A few days after our names were picked out of a hat at the first inaugural Rock & Roll Lotto drawing, I showed up at Band #10’s first practice with visions of spontaneous and effortless rocking. My visions were based on experience. I’m not really a musician. I play drums, but I can’t read music and unless they play in 4/4 time, any “serious” musician would be disappointed in my chops. And yet, more often than not, I find that playing music with other people, even people I don’t know very well, usually results in us all making sounds together that expand and constrict, progress and repeat in a way that quickly becomes a song. It’s an awesome feeling because it tricks you into thinking you’re better than you are, and sometimes it tricks other people too.
So even though I didn’t know any of my bandmates or even what instruments they played, I had no doubt Band #10’s first practice would be silky smooth. We would immediately produce the first and second tracks from our soon-to-be forthcoming EP, and a few months later the world would read about our unlikely inception on Wikipedia.
Here’s how our first practice actually went: five of our six members showed up. Rather than just begin making noise, we discussed what kind of music we’d like to play. Our singer mentioned several bands none of us had heard of. One guitar player recommended we play “Trash” by New York Dolls, while our bassist (who confessed she had never played bass before) suggested “Tam Lin” by Fairport Convention. I brought up Motley Crue’s “Kickstart My Heart,” and our flautist brought in tabs for a traditional Argentinian folk song. And while no one knew where our sixth member was during practice, he later chimed in by posting on Facebook the music video for Tosh.O’s “Smell Yo Dick.” This is all you need to know to vividly imagine what our first practice was like.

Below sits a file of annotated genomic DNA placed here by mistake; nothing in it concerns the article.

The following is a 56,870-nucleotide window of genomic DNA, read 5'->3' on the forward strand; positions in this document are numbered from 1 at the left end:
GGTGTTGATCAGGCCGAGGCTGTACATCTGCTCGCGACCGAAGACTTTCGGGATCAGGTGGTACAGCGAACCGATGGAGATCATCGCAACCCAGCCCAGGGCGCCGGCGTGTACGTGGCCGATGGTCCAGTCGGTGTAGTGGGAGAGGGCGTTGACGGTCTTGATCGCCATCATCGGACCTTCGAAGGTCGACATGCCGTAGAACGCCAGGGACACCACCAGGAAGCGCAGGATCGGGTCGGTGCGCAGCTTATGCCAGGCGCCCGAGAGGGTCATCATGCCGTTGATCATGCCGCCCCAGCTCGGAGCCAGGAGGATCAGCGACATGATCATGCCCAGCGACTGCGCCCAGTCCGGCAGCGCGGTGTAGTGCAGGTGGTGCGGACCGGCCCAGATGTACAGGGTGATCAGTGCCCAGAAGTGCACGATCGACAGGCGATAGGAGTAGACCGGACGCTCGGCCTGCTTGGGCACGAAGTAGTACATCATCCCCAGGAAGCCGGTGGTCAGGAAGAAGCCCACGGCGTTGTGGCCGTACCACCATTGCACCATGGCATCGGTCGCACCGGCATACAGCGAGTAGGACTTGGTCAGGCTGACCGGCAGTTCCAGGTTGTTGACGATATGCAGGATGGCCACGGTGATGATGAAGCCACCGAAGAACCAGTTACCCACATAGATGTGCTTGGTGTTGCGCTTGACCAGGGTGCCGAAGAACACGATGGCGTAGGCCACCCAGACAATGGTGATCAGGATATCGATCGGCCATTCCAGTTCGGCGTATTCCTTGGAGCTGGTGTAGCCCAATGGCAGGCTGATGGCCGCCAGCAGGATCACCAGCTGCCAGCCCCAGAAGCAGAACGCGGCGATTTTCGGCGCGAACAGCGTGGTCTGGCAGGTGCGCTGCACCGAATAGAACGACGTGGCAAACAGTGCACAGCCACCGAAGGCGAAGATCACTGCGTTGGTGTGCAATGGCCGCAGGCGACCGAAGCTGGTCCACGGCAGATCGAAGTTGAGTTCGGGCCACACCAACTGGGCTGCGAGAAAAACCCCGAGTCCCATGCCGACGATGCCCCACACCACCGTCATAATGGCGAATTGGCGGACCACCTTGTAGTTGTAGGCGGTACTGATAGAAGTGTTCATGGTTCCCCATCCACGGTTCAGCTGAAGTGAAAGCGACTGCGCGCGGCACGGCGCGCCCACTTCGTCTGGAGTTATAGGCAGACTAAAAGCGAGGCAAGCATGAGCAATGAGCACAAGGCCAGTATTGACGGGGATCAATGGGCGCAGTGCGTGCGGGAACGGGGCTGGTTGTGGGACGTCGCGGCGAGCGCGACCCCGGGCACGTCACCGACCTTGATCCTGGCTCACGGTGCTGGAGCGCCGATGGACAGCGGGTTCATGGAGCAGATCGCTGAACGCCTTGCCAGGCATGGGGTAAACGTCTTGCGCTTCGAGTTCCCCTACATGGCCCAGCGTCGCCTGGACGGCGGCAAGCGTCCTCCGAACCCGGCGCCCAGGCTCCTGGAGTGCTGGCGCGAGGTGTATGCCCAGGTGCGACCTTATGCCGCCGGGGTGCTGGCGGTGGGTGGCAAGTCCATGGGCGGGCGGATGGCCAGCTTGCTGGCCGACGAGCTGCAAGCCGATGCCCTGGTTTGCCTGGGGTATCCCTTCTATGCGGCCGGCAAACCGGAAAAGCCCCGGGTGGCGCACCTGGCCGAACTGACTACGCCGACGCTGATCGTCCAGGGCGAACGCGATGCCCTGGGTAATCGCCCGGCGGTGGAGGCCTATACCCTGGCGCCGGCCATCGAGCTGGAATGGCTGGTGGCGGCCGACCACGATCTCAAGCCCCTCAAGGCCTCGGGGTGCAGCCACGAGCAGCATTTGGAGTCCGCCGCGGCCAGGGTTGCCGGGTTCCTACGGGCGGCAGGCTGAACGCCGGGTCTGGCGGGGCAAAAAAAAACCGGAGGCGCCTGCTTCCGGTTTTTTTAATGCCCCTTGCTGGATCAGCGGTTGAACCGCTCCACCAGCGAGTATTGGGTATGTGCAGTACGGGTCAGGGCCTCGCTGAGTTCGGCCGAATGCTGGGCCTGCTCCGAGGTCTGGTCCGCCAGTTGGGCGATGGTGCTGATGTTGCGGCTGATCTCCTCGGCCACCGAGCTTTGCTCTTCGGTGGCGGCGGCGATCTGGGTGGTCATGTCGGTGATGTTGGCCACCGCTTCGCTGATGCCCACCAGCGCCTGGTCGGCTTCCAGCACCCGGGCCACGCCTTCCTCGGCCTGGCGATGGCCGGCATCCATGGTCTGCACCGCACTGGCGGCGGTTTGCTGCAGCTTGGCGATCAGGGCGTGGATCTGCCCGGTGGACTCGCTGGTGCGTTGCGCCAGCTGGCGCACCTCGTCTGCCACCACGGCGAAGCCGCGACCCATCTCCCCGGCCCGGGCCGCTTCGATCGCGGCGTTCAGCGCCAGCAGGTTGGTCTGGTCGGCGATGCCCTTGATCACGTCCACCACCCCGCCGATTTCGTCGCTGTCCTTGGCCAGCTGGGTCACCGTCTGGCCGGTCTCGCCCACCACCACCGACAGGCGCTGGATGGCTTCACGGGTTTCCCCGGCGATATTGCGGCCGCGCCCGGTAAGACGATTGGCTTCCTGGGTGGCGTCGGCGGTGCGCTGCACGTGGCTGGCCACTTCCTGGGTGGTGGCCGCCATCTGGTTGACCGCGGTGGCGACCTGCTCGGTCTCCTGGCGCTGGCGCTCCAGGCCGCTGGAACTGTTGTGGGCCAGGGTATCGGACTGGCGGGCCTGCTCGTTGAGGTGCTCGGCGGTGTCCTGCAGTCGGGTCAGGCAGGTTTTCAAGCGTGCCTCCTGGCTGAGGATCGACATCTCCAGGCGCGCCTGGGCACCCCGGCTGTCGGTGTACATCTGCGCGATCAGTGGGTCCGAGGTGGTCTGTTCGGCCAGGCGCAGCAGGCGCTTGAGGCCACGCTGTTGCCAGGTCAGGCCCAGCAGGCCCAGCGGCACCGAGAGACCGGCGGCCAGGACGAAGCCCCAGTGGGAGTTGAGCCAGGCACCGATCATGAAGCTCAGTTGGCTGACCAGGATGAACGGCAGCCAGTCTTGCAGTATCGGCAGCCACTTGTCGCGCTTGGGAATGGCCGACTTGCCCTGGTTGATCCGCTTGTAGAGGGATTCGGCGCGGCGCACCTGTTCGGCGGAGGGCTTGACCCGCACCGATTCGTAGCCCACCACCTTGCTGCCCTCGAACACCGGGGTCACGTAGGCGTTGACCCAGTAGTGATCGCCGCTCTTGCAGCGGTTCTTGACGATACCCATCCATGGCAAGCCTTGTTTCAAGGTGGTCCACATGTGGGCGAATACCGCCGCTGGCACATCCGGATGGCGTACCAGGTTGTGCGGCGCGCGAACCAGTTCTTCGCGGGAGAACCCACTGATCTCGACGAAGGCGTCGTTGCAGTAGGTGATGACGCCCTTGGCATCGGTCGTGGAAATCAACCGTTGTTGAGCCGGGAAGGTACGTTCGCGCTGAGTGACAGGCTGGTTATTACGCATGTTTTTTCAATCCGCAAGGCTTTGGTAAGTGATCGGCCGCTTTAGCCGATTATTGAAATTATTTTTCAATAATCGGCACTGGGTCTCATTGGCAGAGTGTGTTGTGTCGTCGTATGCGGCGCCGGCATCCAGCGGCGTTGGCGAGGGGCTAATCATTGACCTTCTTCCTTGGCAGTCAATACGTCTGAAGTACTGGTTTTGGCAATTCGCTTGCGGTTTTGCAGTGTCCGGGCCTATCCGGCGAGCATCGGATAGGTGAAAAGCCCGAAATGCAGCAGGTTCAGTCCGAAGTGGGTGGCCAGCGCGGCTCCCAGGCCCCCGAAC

Rock & Roll Lotto was the brainchild of some Missoula rockers who decided the local music scene could use a shake-up. 75 musicians signed up and on Jan. 27, 11 new bands were formed. Everyone was given a month to write, practice and get along before a Feb. 23 showcase at the VFW.
Since that first practice, Band #10 has gotten it together. Our “beginner” bassist turned out to be the most musically solid of us all, our singer makes other tambourine players seem like elementary school music teachers and the soloing acumen of our flautist has got our guitarists feeling insecure. Though I’m a little weary of once again getting ahead of myself, we’re kind of awesome.
Our first album will be out this spring.